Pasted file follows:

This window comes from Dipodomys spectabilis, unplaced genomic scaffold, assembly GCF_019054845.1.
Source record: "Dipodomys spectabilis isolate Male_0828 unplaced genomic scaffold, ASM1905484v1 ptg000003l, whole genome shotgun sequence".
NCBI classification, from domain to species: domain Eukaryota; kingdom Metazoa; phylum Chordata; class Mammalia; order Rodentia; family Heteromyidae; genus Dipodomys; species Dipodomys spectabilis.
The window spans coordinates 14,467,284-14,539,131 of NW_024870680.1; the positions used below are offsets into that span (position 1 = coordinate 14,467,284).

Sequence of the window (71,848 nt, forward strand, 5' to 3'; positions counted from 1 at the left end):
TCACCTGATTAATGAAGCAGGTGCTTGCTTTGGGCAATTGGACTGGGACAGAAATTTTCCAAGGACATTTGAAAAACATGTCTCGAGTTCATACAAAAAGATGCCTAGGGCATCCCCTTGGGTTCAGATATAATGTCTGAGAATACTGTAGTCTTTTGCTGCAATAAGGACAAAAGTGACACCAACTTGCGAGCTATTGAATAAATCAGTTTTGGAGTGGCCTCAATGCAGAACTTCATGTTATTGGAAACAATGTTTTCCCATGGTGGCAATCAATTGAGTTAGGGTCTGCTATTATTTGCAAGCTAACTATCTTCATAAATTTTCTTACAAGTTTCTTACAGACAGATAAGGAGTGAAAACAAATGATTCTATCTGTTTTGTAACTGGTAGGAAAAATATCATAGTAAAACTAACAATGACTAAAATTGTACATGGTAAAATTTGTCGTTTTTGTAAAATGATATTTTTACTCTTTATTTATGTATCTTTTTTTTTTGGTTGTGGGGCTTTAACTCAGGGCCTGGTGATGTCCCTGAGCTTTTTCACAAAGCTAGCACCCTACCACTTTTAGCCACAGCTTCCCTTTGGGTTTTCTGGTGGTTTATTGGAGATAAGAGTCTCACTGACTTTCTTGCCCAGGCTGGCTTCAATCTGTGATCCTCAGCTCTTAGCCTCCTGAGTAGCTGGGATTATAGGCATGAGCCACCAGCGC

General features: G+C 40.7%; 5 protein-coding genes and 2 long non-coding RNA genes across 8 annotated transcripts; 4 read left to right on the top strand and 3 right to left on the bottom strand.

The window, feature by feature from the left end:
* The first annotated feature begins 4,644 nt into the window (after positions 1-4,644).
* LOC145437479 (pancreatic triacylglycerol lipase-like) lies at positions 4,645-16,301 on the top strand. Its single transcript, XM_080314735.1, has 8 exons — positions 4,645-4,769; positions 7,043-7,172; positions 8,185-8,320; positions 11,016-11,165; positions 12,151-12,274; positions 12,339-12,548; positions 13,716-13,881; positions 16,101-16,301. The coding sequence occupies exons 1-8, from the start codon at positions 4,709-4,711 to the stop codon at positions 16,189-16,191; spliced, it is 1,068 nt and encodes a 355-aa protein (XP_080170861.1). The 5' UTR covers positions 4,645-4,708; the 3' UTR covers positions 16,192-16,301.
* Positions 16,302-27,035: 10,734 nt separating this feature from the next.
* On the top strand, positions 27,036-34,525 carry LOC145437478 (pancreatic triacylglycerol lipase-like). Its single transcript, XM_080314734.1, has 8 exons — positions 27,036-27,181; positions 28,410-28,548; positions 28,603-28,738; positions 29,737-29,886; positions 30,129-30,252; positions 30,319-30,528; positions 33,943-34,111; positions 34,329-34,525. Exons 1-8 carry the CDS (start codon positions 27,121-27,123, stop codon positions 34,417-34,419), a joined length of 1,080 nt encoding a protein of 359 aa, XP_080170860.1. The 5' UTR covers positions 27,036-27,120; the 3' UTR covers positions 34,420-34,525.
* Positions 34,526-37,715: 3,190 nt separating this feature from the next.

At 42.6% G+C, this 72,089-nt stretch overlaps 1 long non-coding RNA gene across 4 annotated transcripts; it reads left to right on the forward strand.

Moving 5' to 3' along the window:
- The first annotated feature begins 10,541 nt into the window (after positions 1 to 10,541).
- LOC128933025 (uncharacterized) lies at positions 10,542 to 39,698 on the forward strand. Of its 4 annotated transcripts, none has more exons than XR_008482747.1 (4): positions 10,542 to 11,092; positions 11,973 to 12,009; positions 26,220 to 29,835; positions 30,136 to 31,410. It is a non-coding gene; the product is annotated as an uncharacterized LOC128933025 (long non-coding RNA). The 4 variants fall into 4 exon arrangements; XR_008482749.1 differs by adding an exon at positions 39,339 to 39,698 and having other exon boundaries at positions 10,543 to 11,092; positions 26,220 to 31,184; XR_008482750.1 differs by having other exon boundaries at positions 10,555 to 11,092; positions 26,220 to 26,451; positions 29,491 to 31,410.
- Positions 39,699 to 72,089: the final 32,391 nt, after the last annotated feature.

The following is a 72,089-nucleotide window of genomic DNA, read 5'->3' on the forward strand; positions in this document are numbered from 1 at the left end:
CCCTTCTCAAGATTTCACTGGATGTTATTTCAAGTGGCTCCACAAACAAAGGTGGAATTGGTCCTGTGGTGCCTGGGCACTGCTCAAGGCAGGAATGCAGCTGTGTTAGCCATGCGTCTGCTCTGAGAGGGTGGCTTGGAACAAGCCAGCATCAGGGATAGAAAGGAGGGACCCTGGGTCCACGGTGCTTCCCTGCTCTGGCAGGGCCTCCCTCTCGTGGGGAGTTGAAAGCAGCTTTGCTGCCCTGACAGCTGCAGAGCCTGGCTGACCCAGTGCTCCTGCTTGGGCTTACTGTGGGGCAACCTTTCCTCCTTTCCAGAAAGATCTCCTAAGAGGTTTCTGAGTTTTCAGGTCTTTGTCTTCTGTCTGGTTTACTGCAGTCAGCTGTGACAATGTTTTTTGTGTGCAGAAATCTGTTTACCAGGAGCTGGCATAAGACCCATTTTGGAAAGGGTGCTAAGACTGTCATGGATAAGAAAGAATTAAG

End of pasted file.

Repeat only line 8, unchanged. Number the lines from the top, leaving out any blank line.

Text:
The window, feature by feature from the left end: